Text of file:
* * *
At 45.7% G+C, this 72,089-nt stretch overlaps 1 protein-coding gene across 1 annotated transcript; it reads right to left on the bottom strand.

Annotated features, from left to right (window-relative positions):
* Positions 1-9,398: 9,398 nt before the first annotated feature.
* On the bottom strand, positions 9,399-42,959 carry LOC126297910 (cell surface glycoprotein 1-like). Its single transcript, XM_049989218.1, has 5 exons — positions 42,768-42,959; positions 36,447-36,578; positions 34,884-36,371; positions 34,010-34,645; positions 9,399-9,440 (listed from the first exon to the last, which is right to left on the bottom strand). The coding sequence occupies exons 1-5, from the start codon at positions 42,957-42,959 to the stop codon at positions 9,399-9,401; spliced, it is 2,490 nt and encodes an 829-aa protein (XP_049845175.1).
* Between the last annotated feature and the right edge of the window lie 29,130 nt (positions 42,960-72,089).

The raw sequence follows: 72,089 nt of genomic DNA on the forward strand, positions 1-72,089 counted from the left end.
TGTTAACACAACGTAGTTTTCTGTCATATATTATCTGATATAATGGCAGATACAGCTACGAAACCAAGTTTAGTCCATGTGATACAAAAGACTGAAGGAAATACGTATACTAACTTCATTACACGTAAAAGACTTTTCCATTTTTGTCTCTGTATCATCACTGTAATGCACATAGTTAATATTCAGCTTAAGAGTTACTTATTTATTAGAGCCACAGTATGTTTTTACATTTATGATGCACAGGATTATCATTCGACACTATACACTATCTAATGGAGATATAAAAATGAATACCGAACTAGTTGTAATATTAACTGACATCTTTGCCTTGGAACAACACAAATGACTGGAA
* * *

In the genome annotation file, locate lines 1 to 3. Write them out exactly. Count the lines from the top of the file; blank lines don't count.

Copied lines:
At 45.7% G+C, this 72,089-nt stretch overlaps 1 protein-coding gene across 1 annotated transcript; it reads right to left on the bottom strand.

Annotated features, from left to right (window-relative positions):
* Positions 1-9,398: 9,398 nt before the first annotated feature.